“Quantum Field Theory of Non-equilibrium States” Book offers two ways of learning the way to study non-equilibrium states of many-body systems: the mathematical, canonical way, and an intuitive way using Feynman diagrams. The latter provides a simple introduction to the powerful functional methods of quantum field theory.
The usefulness of Feynman diagrams, even in a classical context, is shown by studies of classical stochastic dynamics like vortex dynamics in disordered superconductors.
The book demonstrates that quantum fields and Feynman diagrams are the universal language for studying fluctuations, be they of quantum or thermal origin, or maybe purely statistical.
Complete with numerous exercises to assist self-study, this textbook Quantum Field Theory of Non-equilibrium States is suitable for graduate students in statistical mechanics, condensed matter physics, and quantum field theory in general.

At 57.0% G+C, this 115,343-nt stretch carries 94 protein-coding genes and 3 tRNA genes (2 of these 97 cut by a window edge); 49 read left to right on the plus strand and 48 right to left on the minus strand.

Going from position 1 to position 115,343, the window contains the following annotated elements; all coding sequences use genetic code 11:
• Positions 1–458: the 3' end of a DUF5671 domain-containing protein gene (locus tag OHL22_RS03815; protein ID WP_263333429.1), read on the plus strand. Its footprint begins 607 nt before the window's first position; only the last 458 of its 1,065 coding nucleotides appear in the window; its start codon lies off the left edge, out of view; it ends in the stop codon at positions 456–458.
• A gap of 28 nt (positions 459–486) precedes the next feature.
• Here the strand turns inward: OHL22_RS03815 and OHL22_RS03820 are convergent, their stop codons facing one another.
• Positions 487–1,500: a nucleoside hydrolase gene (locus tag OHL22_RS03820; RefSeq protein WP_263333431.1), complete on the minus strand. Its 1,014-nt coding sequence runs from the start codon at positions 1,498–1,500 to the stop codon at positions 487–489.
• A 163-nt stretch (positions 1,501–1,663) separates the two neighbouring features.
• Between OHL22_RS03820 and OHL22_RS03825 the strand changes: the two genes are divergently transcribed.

Quantum Field Theory of Non-equilibrium States
The writer of this book is Jorgen Rammer
The purpose of this book is to supply an introduction to the applications of quantum field theoretic methods to systems out of equilibrium. The reason for adding a book on the topic of quantum theory is two-fold: the presentation is, to my knowledge, the primary to extensively present and apply to non-equilibrium phenomena by Schwinger, and subsequently applied by Keldysh and others to derive transport equations.
Secondly, the aim is to show the universality of the tactic by applying it to a broad range of phenomena. The book should thus not just be of interest to condensed matter physicists, but to physicists in general because the method is of general interest with applications ranging the entire scale from high-energy to soft condensed matter physics.
The universality of the method, as testified by the range of topics covered, reveals that the language of quantum fields is that the universal description of fluctuations, be they of quantum nature, thermal or classical stochastic.
The book is thus intended as a contribution to unifying the languages utilized in separate fields of physics, providing a universal tool for describing non-equilibrium states.